I always change up recipes with other great tasting Italian ingredients.  As you get a feel for what goes together,  feel free to make recipes all your own.  Basically use this recipe as a rough guide and then adjust it for yourself.

If you don’t like fennel, simply don’t use it.  Want some cheese in it?  Go for it!  That sounds great just thinking about it!  Some layered provolone would be awesome.  In fact, in Philadelphia Porchetta sandwiches are often served with provolone and broccoli rabe on Italian bread.  Adding some cherry peppers to that would definitely be a good idea!

Porchetta Cooking tips:

  • Leave the pork belly in the fridge for 2 days, uncovered.  This drys out the skin and makes a crispier porchetta.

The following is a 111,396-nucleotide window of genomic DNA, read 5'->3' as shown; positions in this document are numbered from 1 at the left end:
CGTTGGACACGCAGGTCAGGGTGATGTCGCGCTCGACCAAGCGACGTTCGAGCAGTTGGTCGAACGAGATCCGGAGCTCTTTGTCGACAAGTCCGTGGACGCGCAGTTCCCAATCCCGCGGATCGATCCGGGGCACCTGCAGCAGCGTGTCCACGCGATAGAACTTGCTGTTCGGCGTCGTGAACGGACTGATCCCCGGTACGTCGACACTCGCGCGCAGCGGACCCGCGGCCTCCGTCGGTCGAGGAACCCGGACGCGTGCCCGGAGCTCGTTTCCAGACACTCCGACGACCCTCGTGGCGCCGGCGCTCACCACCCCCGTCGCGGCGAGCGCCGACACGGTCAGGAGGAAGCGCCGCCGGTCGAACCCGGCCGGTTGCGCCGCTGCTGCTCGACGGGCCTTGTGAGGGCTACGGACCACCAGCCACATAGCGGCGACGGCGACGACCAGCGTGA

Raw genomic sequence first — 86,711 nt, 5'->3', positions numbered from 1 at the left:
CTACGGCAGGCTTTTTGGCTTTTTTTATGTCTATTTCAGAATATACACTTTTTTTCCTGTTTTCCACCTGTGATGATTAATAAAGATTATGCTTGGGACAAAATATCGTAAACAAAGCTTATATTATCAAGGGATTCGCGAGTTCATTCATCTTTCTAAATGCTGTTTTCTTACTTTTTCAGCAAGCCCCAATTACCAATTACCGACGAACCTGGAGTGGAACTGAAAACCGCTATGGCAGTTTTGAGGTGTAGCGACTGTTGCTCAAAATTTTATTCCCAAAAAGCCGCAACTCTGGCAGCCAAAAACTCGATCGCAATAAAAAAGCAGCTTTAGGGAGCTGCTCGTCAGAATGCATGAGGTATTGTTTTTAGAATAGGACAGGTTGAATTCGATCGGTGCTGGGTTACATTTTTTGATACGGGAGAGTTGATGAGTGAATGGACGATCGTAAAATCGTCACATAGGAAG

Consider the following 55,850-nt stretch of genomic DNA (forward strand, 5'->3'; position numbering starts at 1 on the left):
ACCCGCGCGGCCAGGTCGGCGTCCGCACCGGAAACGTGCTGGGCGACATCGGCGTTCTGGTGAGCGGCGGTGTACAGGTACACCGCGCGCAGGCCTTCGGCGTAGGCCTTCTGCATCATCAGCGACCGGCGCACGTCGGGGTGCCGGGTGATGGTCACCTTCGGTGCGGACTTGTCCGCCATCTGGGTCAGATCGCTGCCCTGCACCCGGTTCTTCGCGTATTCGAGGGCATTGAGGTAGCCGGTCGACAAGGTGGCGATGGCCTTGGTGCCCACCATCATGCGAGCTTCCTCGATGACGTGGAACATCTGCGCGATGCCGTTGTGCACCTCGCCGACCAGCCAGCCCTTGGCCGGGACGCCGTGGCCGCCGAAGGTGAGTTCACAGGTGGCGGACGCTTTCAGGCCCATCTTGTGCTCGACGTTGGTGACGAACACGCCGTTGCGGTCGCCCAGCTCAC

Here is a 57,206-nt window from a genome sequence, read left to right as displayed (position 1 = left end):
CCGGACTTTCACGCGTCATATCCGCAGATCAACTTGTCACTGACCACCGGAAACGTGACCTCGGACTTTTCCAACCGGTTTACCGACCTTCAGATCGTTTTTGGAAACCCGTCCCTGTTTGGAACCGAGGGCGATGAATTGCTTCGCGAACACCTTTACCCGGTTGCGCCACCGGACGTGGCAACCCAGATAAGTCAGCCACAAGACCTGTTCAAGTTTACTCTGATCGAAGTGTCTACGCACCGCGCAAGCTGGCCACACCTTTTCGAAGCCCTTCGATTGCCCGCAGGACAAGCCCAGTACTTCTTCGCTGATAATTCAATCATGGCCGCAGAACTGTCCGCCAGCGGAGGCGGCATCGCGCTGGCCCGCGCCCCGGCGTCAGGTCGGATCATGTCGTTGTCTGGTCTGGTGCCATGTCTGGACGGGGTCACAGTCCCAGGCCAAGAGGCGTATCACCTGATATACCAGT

• If using a skin intact belly (you should when possible)  use a sharp knife to make crisscross cuts on the skin side or just puncture the skin with the knife.  This allows the roast to get crispier when cooking due to the fat dripping in the crevices.  A meat mallet also works well.
  • When the porchetta is tied up and ready for roasting, dry it one more time with paper towels to suck up any remaining moisture.  Add the salt and get it in the oven.
  • Some white wine or water at the bottom of the pan helps keep the porchetta roll nice and moist.  Just make sure the liquid does not touch the roast.   Use a wire rack to keep the roast elevated.
  • Adding some root vegetables and potatoes to the bottom of the pan is a great idea for a full meal.  If doing this, hold off on the liquid and add the veggies during the last hour and fifteen minutes.  The fat drippings from the porchetta will season the veggies very well.

Sliced up Italian Porchetta.